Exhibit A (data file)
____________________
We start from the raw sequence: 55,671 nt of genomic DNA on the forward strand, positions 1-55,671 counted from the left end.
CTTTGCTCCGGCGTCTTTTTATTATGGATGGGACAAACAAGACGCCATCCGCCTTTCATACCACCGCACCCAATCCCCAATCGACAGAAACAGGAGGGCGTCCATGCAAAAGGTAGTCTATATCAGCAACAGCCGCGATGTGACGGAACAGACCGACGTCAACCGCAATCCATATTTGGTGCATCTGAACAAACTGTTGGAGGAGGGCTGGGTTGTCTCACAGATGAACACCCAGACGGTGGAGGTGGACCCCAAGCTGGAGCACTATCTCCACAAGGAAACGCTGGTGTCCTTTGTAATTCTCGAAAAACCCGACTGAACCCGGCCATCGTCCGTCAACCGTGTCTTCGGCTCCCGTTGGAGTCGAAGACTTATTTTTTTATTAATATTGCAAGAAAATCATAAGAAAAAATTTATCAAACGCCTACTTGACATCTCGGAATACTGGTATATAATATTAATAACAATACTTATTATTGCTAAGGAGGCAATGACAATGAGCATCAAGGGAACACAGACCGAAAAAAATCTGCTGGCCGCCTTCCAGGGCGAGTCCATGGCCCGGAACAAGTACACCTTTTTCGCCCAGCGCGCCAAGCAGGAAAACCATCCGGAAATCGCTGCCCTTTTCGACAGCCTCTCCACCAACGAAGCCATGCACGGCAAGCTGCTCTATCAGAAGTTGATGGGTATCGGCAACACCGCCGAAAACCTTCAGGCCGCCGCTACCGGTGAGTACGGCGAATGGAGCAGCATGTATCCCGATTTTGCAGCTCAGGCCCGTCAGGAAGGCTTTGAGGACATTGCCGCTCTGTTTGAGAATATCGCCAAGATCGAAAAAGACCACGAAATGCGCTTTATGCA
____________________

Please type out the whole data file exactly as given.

We start from the raw sequence: 55,671 nt of genomic DNA on the forward strand, positions 1-55,671 counted from the left end.
CTTTGCTCCGGCGTCTTTTTATTATGGATGGGACAAACAAGACGCCATCCGCCTTTCATACCACCGCACCCAATCCCCAATCGACAGAAACAGGAGGGCGTCCATGCAAAAGGTAGTCTATATCAGCAACAGCCGCGATGTGACGGAACAGACCGACGTCAACCGCAATCCATATTTGGTGCATCTGAACAAACTGTTGGAGGAGGGCTGGGTTGTCTCACAGATGAACACCCAGACGGTGGAGGTGGACCCCAAGCTGGAGCACTATCTCCACAAGGAAACGCTGGTGTCCTTTGTAATTCTCGAAAAACCCGACTGAACCCGGCCATCGTCCGTCAACCGTGTCTTCGGCTCCCGTTGGAGTCGAAGACTTATTTTTTTATTAATATTGCAAGAAAATCATAAGAAAAAATTTATCAAACGCCTACTTGACATCTCGGAATACTGGTATATAATATTAATAACAATACTTATTATTGCTAAGGAGGCAATGACAATGAGCATCAAGGGAACACAGACCGAAAAAAATCTGCTGGCCGCCTTCCAGGGCGAGTCCATGGCCCGGAACAAGTACACCTTTTTCGCCCAGCGCGCCAAGCAGGAAAACCATCCGGAAATCGCTGCCCTTTTCGACAGCCTCTCCACCAACGAAGCCATGCACGGCAAGCTGCTCTATCAGAAGTTGATGGGTATCGGCAACACCGCCGAAAACCTTCAGGCCGCCGCTACCGGTGAGTACGGCGAATGGAGCAGCATGTATCCCGATTTTGCAGCTCAGGCCCGTCAGGAAGGCTTTGAGGACATTGCCGCTCTGTTTGAGAATATCGCCAAGATCGAAAAAGACCACGAAATGCGCTTTATGCA